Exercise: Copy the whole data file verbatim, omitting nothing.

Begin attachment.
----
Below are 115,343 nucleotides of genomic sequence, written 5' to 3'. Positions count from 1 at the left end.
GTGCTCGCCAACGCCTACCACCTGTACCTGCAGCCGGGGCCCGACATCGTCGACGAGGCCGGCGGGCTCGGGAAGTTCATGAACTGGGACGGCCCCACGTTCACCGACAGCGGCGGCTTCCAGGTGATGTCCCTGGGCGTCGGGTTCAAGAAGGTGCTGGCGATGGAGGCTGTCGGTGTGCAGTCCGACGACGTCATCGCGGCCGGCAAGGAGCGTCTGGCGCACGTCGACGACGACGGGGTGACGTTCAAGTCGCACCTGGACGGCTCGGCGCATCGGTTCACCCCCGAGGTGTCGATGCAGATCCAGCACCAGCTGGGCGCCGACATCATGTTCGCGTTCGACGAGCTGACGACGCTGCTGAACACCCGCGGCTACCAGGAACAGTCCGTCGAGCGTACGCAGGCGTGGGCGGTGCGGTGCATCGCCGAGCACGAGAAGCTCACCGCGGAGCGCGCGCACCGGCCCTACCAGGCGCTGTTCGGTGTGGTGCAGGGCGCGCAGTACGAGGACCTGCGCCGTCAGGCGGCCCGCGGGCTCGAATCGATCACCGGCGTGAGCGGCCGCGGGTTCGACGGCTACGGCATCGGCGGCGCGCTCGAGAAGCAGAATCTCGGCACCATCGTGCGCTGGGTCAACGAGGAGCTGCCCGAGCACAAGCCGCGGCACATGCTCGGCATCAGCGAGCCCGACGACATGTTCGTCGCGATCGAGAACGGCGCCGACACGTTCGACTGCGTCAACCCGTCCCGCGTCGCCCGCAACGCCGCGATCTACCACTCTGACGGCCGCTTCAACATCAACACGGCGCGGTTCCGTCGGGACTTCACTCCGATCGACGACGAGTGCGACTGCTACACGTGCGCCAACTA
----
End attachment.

Below are 115,343 nucleotides of genomic sequence, written 5' to 3'. Positions count from 1 at the left end.
GTGCTCGCCAACGCCTACCACCTGTACCTGCAGCCGGGGCCCGACATCGTCGACGAGGCCGGCGGGCTCGGGAAGTTCATGAACTGGGACGGCCCCACGTTCACCGACAGCGGCGGCTTCCAGGTGATGTCCCTGGGCGTCGGGTTCAAGAAGGTGCTGGCGATGGAGGCTGTCGGTGTGCAGTCCGACGACGTCATCGCGGCCGGCAAGGAGCGTCTGGCGCACGTCGACGACGACGGGGTGACGTTCAAGTCGCACCTGGACGGCTCGGCGCATCGGTTCACCCCCGAGGTGTCGATGCAGATCCAGCACCAGCTGGGCGCCGACATCATGTTCGCGTTCGACGAGCTGACGACGCTGCTGAACACCCGCGGCTACCAGGAACAGTCCGTCGAGCGTACGCAGGCGTGGGCGGTGCGGTGCATCGCCGAGCACGAGAAGCTCACCGCGGAGCGCGCGCACCGGCCCTACCAGGCGCTGTTCGGTGTGGTGCAGGGCGCGCAGTACGAGGACCTGCGCCGTCAGGCGGCCCGCGGGCTCGAATCGATCACCGGCGTGAGCGGCCGCGGGTTCGACGGCTACGGCATCGGCGGCGCGCTCGAGAAGCAGAATCTCGGCACCATCGTGCGCTGGGTCAACGAGGAGCTGCCCGAGCACAAGCCGCGGCACATGCTCGGCATCAGCGAGCCCGACGACATGTTCGTCGCGATCGAGAACGGCGCCGACACGTTCGACTGCGTCAACCCGTCCCGCGTCGCCCGCAACGCCGCGATCTACCACTCTGACGGCCGCTTCAACATCAACACGGCGCGGTTCCGTCGGGACTTCACTCCGATCGACGACGAGTGCGACTGCTACACGTGCGCCAACTA